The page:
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 A student in the Mississippi Delta raises his hand during class. More than 40 school districts in the state, including many in the Delta, lack qualified teachers.
A student in the Mississippi Delta raises his hand during class. More than 40 school districts in the state, including many in the Delta, lack qualified teachers. Credit: Jackie Mader/The Hechinger Report

In 2017, Mississippi identified four subjects and teaching specialties and 41 school districts as “shortage areas,” meaning there are not enough qualified teachers for those subjects or positions in elementary and secondary schools. The shortage of teachers has a real impact, especially on some schools in the state’s poorest districts. Roughly 17 percent of teachers in low-income schools in Mississippi lack a credential in their subject area, compared to 6 percent in higher-income schools. Research shows this can have a negative impact on students. When teachers are unqualified or underqualified, student scores on standardized exams are lower, and students are more likely to require remedial education.

These are among the reasons why William Carey University, a private school in Hattiesburg, has launched or is planning to launch several initiatives to tackle teacher shortages across the state. The school has partnered with more than a dozen school districts around Mississippi to offer free or low-cost paths for aspiring teachers, career-changers, and assistant teachers who wish to become lead classroom teachers. Here’s a look at the principal programs William Carey now offers or plans to launch soon:

  • A path for assistant teachers to become certified teachers: Assistant teachers in Mississippi make an average starting salary of $12,500, under state law. Many of these assistant teachers are unable to become certified because they must first finish an undergraduate degree. That can be difficult when working full time, said Ben Burnett, dean of the William Carey University School of Education. To help assistant teachers work toward their certification, the university is launching a program that will discount tuition by up to 60 percent, provide online and teleconference classes, and move required classes to the late afternoon, after assistant teachers are done working. “A lot of these assistant teachers don’t have the responsibility that a classroom teacher does,” Burnett said,” but it’s safe to say they’re working just as hard as the classroom teacher. We want to move them into certified positions to increase their earning potential, but also to solve the teacher shortage in their district.”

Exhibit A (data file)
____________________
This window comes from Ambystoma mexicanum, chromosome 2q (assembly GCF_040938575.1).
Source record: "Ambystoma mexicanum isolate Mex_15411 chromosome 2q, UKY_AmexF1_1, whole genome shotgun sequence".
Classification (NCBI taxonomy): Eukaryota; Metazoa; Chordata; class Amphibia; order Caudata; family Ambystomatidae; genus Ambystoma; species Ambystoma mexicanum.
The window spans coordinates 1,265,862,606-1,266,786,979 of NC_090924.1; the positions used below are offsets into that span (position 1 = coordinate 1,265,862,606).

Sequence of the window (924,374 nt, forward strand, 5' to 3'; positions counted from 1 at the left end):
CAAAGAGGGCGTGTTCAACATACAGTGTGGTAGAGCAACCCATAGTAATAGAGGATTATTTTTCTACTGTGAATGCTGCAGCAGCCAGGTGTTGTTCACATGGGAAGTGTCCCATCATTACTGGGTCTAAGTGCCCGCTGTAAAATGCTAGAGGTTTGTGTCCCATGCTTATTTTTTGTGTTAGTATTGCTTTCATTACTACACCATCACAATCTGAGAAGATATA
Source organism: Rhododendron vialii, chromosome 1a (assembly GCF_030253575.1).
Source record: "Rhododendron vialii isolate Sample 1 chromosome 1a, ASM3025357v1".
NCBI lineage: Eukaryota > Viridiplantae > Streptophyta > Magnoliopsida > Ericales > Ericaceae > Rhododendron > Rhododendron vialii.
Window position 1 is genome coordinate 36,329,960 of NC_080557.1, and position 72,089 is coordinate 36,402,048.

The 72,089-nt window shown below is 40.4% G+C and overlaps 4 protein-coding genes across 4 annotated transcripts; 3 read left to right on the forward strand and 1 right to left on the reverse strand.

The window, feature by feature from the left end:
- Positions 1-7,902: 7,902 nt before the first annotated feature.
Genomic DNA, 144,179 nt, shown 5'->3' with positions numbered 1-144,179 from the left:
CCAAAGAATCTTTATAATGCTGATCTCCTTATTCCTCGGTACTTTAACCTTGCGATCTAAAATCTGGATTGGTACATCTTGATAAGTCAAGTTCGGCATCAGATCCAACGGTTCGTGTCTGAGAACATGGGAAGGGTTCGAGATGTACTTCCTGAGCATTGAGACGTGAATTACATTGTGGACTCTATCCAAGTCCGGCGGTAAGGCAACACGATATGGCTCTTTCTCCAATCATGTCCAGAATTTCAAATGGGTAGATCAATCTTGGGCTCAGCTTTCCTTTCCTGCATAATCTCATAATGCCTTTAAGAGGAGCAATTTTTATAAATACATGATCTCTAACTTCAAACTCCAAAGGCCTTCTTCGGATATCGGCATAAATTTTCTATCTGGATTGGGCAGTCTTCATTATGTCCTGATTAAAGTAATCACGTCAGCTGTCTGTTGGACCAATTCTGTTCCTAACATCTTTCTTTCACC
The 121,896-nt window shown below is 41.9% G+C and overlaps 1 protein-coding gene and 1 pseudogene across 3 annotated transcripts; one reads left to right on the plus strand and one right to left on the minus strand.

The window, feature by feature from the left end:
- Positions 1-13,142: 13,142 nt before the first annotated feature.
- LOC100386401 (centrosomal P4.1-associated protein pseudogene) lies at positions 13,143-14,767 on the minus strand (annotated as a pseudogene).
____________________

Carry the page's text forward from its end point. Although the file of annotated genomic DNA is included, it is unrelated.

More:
• Free teacher education classes for alternate-route teachers in Meridian: William Carey and the Meridian Public School District launched an initiative this year to form an alternate-route teaching program. The university provides two free teacher education classes and the school district agrees to hire teachers who finish the program. Aspiring teachers must agree to teach in the Meridian Public School District for three years.
  • Delta Emerging Teachers Academy: The university and the Barksdale Reading Institute are partnering with four school districts in the Delta beginning this spring to place 20 aspiring teacher in low-income schools. William Carey provides students two courses required for teacher licensure at no cost; the Barksdale Reading Institute provides training to help aspiring teachers pass the teacher licensure exam. BRI also provides additional reading instruction training for elementary teacher candidates.
  • Community college collaboration: William Carey, the Pearl River Community College, and three school districts launched a program this year to help undergraduate students finish their third and fourth year of college on the campus of Pearl River Community College. The school districts are expected to provide student teaching opportunities and hire graduates of the program if positions are available.
  • Science and math teachers program: The university’s SMART grant program helps non-education graduates to become teachers by providing 20 aspiring math and science teachers the funds needed to complete 12 semester hours, buy textbooks, and take teacher licensure exams.

Burnett, the School of Education dean, said enrollment in teacher education at the university has declined. He hopes the new initiatives, along with recruiting more aspiring teachers for the undergraduate teacher education program, will help. “I’m looking for every opportunity to make connections [with districts],” he said. “We’re doing that in hopes of not just gaining enrollment, but my main focus is to help solve the teacher shortage.”

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